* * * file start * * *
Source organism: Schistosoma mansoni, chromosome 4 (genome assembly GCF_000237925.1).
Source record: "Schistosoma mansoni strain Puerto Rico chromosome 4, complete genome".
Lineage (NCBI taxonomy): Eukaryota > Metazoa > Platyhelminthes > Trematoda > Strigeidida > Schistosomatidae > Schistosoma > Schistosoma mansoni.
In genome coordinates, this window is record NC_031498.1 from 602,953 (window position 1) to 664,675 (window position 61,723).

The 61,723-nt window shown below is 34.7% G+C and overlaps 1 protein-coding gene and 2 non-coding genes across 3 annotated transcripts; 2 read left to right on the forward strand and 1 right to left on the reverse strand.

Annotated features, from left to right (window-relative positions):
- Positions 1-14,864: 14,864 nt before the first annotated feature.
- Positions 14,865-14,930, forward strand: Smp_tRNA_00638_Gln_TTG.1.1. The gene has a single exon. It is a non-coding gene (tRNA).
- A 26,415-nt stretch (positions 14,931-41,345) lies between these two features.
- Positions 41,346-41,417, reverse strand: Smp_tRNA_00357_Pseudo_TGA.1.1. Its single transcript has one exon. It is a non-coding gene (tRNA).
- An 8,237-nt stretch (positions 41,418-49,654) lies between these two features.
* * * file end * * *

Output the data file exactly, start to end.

Source organism: Schistosoma mansoni, chromosome 4 (genome assembly GCF_000237925.1).
Source record: "Schistosoma mansoni strain Puerto Rico chromosome 4, complete genome".
Lineage (NCBI taxonomy): Eukaryota > Metazoa > Platyhelminthes > Trematoda > Strigeidida > Schistosomatidae > Schistosoma > Schistosoma mansoni.
In genome coordinates, this window is record NC_031498.1 from 602,953 (window position 1) to 664,675 (window position 61,723).

The 61,723-nt window shown below is 34.7% G+C and overlaps 1 protein-coding gene and 2 non-coding genes across 3 annotated transcripts; 2 read left to right on the forward strand and 1 right to left on the reverse strand.

Annotated features, from left to right (window-relative positions):
- Positions 1-14,864: 14,864 nt before the first annotated feature.
- Positions 14,865-14,930, forward strand: Smp_tRNA_00638_Gln_TTG.1.1. The gene has a single exon. It is a non-coding gene (tRNA).
- A 26,415-nt stretch (positions 14,931-41,345) lies between these two features.
- Positions 41,346-41,417, reverse strand: Smp_tRNA_00357_Pseudo_TGA.1.1. Its single transcript has one exon. It is a non-coding gene (tRNA).
- An 8,237-nt stretch (positions 41,418-49,654) lies between these two features.